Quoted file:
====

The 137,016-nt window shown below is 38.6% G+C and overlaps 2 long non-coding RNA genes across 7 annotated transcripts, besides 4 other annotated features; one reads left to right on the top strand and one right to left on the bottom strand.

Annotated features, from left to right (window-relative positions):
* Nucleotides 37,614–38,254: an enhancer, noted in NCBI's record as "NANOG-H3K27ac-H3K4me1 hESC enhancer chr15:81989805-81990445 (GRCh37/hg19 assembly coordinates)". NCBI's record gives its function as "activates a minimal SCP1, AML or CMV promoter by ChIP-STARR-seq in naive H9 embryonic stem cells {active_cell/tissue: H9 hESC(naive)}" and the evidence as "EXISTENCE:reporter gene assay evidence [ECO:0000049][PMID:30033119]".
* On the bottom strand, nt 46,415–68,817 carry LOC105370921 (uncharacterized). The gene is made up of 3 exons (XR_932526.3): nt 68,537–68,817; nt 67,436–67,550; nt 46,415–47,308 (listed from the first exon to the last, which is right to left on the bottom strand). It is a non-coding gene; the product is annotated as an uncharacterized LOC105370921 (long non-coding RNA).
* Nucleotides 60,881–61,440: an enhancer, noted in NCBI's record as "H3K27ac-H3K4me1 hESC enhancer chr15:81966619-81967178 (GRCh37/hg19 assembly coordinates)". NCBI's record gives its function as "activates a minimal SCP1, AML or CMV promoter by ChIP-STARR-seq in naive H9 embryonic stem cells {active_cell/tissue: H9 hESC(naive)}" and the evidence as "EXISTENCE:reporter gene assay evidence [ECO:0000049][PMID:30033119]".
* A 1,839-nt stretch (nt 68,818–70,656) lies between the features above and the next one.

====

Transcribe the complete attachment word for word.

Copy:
The 137,016-nt window shown below is 38.6% G+C and overlaps 2 long non-coding RNA genes across 7 annotated transcripts, besides 4 other annotated features; one reads left to right on the top strand and one right to left on the bottom strand.

Annotated features, from left to right (window-relative positions):
* Nucleotides 37,614–38,254: an enhancer, noted in NCBI's record as "NANOG-H3K27ac-H3K4me1 hESC enhancer chr15:81989805-81990445 (GRCh37/hg19 assembly coordinates)". NCBI's record gives its function as "activates a minimal SCP1, AML or CMV promoter by ChIP-STARR-seq in naive H9 embryonic stem cells {active_cell/tissue: H9 hESC(naive)}" and the evidence as "EXISTENCE:reporter gene assay evidence [ECO:0000049][PMID:30033119]".
* On the bottom strand, nt 46,415–68,817 carry LOC105370921 (uncharacterized). The gene is made up of 3 exons (XR_932526.3): nt 68,537–68,817; nt 67,436–67,550; nt 46,415–47,308 (listed from the first exon to the last, which is right to left on the bottom strand). It is a non-coding gene; the product is annotated as an uncharacterized LOC105370921 (long non-coding RNA).
* Nucleotides 60,881–61,440: an enhancer, noted in NCBI's record as "H3K27ac-H3K4me1 hESC enhancer chr15:81966619-81967178 (GRCh37/hg19 assembly coordinates)". NCBI's record gives its function as "activates a minimal SCP1, AML or CMV promoter by ChIP-STARR-seq in naive H9 embryonic stem cells {active_cell/tissue: H9 hESC(naive)}" and the evidence as "EXISTENCE:reporter gene assay evidence [ECO:0000049][PMID:30033119]".
* A 1,839-nt stretch (nt 68,818–70,656) lies between the features above and the next one.